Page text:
Born along Rapid Creek, “Indian Camp”, Rapid City, South Dakota in 1949, Goes In Center is considered one of the early silversmiths in the transitional modern era of Lakota metal work. To his credit is winning the Metalwork Division at the prestigious Northern Plains Tribal Arts show and recently again at the 2017 People Of The Plains Art Show.  Goes In Center has exhibited his work, lectured at the Smithsonian Institute’s Museum of Natural History and his work has been acquired by the National Museum of the American Indian.  Goes In Center considers the inclusion of one of his Lakota adornment pieces in an exhibition organized by Evan Maurer of the Minneapolis Institute of Arts his greatest honor.  The exhibition: Visions Of The People, A Pictorial History of Plains Indian Life is an overview of Plains Indian art and art history.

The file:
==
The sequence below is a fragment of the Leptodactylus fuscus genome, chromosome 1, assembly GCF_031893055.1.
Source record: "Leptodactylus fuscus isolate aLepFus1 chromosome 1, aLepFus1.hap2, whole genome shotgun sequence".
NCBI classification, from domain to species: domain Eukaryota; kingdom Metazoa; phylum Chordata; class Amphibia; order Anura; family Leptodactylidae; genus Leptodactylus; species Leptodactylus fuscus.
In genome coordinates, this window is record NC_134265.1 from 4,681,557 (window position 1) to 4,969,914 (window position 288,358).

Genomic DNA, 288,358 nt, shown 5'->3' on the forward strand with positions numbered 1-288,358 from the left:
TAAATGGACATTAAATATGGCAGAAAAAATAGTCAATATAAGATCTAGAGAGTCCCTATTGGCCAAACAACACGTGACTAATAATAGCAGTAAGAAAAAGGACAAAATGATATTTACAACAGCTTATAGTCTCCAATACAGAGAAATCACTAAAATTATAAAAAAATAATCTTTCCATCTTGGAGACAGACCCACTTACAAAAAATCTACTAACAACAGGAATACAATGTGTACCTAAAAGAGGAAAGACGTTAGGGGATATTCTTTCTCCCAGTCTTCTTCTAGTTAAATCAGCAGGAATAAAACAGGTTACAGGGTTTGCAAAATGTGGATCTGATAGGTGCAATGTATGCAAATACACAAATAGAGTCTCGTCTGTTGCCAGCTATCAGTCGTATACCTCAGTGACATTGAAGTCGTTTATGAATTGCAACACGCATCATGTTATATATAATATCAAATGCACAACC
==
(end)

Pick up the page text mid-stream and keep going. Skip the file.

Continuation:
“A vision was presented to me through the ideals and values of the Lakota way of life. Since 1974 I have pursued a vision and found a medium of choice to express myself in an innovative way. I have chosen metal work, the techniques of metal engraving and the utilization of agates from the Lakota homelands.  My creations of personal adornment are the perfect art form.  The processes are exacting and challenging.  Metal, engraving and beautiful Lakota Agates…The wearer becomes my gallery and shows my work to the world.

Jhon Goes In Center

“Many artists portray the American Bison in various noble ways, but there was an event on the Great Plains whereby a Great Lakota Chief derived his name, Sitting Bull. Before this, his father possessed this name and passed it on. Then there are to be known, Two Sitting Bulls.

Jhon Goes In Center about "Tabloka Nunp Lyotake (Two Sitting Bulls)"